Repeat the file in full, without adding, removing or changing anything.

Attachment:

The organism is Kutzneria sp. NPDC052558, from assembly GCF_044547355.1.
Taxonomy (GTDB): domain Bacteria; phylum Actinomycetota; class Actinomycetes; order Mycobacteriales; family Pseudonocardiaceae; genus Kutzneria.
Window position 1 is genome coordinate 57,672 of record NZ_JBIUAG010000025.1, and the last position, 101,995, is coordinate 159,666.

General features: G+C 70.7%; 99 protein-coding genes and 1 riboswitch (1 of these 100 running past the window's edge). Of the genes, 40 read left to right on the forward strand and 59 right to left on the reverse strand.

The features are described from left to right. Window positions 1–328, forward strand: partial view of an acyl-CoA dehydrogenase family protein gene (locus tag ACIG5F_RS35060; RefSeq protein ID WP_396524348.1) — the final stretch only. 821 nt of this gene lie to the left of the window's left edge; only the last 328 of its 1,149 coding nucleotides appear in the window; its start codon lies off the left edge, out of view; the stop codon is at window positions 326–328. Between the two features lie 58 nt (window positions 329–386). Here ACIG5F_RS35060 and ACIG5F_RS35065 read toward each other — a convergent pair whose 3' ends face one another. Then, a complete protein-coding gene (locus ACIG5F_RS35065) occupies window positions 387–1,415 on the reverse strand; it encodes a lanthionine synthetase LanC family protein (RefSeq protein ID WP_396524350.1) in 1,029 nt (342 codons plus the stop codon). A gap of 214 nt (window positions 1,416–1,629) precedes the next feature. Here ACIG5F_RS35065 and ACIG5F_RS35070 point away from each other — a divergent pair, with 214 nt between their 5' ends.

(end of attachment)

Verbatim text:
The organism is Kutzneria sp. NPDC052558, from assembly GCF_044547355.1.
Taxonomy (GTDB): domain Bacteria; phylum Actinomycetota; class Actinomycetes; order Mycobacteriales; family Pseudonocardiaceae; genus Kutzneria.
Window position 1 is genome coordinate 57,672 of record NZ_JBIUAG010000025.1, and the last position, 101,995, is coordinate 159,666.

General features: G+C 70.7%; 99 protein-coding genes and 1 riboswitch (1 of these 100 running past the window's edge). Of the genes, 40 read left to right on the forward strand and 59 right to left on the reverse strand.

The features are described from left to right. Window positions 1–328, forward strand: partial view of an acyl-CoA dehydrogenase family protein gene (locus tag ACIG5F_RS35060; RefSeq protein ID WP_396524348.1) — the final stretch only. 821 nt of this gene lie to the left of the window's left edge; only the last 328 of its 1,149 coding nucleotides appear in the window; its start codon lies off the left edge, out of view; the stop codon is at window positions 326–328. Between the two features lie 58 nt (window positions 329–386). Here ACIG5F_RS35060 and ACIG5F_RS35065 read toward each other — a convergent pair whose 3' ends face one another. Then, a complete protein-coding gene (locus ACIG5F_RS35065) occupies window positions 387–1,415 on the reverse strand; it encodes a lanthionine synthetase LanC family protein (RefSeq protein ID WP_396524350.1) in 1,029 nt (342 codons plus the stop codon). A gap of 214 nt (window positions 1,416–1,629) precedes the next feature. Here ACIG5F_RS35065 and ACIG5F_RS35070 point away from each other — a divergent pair, with 214 nt between their 5' ends.